DeBruce Center University of Kansas Building, US Academic Building Design Images
DeBruce Center at the University of Kansas
Contemporary Architecture in Lawrence, KS design by Gould Evans Architects, USA
Jun 10, 2017
DeBruce Center at the University of Kansas Building
Design: Gould Evans
Location: Lawrence, Douglas County, Kansas, United States of America
DeBruce Center at the University of Kansas News
The DeBruce Center at the University of Kansas is a unique hybrid of museum and student commons designed to serve as the permanent home for the historic two-page document on which, in 1891, James Naismith outlined The Original 13 Rules of Basketball.
KU alumnus David Booth purchased this historical document at auction for $4.3 million and subsequently donated it to the university. For the university, obtaining The Rules – the “holy grail” for basketball fans – cemented its identity as the cradle of the sport. Naismith had founded KU’s acclaimed program in 1898 and then spent nine years as its coach. However, the acquisition was contingent on building a facility suitable to house and display it. With the donation of a lead gift for the building, the project became a reality.
Initially without a program – aside from the protection and display of two sheets of paper – the architects and university stakeholders came together to outline three guiding principles for the project: to create an economically-sustainable facility, honor The Rules while expanding the narrative to illustrate how they have evolved into the contemporary game, and to serve the university community throughout the academic year, not only on game days.
Guided by these principles, the architects wove together two distinct programs – student commons and interpretive center – overlapping them to take visitors on a journey through the history of basketball. A linear pathway winds through the open interior of the prismatic glass volume to integrate The Rules and other exhibits with a 200-seat dining commons for students and visitors, nutrition center for the men’s and women’s basketball teams, coffee shop, museum store and meeting spaces.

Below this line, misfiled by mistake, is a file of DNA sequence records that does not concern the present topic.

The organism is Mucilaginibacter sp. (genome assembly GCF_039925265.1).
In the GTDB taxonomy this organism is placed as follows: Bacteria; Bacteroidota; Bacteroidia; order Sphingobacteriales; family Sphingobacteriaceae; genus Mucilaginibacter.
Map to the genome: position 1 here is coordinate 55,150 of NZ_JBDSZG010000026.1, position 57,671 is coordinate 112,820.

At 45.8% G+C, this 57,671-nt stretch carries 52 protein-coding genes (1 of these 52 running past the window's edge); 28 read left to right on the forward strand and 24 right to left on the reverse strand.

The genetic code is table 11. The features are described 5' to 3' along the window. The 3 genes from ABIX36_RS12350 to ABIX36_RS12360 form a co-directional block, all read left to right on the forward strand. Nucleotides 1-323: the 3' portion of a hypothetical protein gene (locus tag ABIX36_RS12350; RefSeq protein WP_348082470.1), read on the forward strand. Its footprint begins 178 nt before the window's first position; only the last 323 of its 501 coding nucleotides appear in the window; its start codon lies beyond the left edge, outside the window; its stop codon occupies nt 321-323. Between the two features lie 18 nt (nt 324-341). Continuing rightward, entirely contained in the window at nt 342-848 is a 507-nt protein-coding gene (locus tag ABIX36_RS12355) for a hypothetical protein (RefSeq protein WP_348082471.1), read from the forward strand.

A single-story bridge leads visitors into the adjacent Allen Fieldhouse, where Naismith perfected the game of basketball. Within this bridge, the original 451-word document is enshrined by a perforated scrim containing the more than 45,000 words that make up the contemporary rules of the game, offering visitors a way to physically experience basketball’s evolution over 125 years.
The architecture breaks with the sports museum conventions of bright colors and bold logos in favor of a more sophisticated building form and a lighter, more reductive materials palette of structural glass, honed black concrete and aluminum. This allows the building to remain deferential to the fieldhouse during the day and gives it more versatility of use.
At night, the building is silhouetted against a front-illuminated metal scrim, revealing its program and occupants to the broader community. The transparency of the volume highlights the color and circulation of the inhabitants along the ramps – whether students, game-day crowds or groups of basketball history buffs. This spectacle of social activity breathes life into what might otherwise be a very traditional museum experience. The space formed between the building and scrim creates a new “pocket park” where students can gather and basketball fans can enjoy pre-game activities.
DeBruce Center at the University of Kansas – Building Information
Architects: Gould Evans
Client: University of Kansas
General Contractor: Mar Lan Construction
Structural Engineers: Bob D. Campbell & Co.
MEP Engineers: Henderson Engineers
Exhibit Designers: Ralph Appelbaum Associates, Inc
Structural Glazing Consultants: Novum Structures, LLC
Acoustical Consultants: Acoustical Design Kubicki
Address: 1647 Naismith Dr, Lawrence, KS 66045, USA
Phone: +1 785-864-9750
American Architecture Links – chronological list
Kansas Buildings – Selection:
Nelson-Atkins Museum of Art Building
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image : Andy Ryan
Nerman Museum of Contemporary Art
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photo © Timothy Hursley
Sustainable Residence Kansas City
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photo : courtesy of Studio 804
Kansas City Architecture
AIA Kansas City Architecture Event, Legible Cities
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Website: Lawrence, Kansas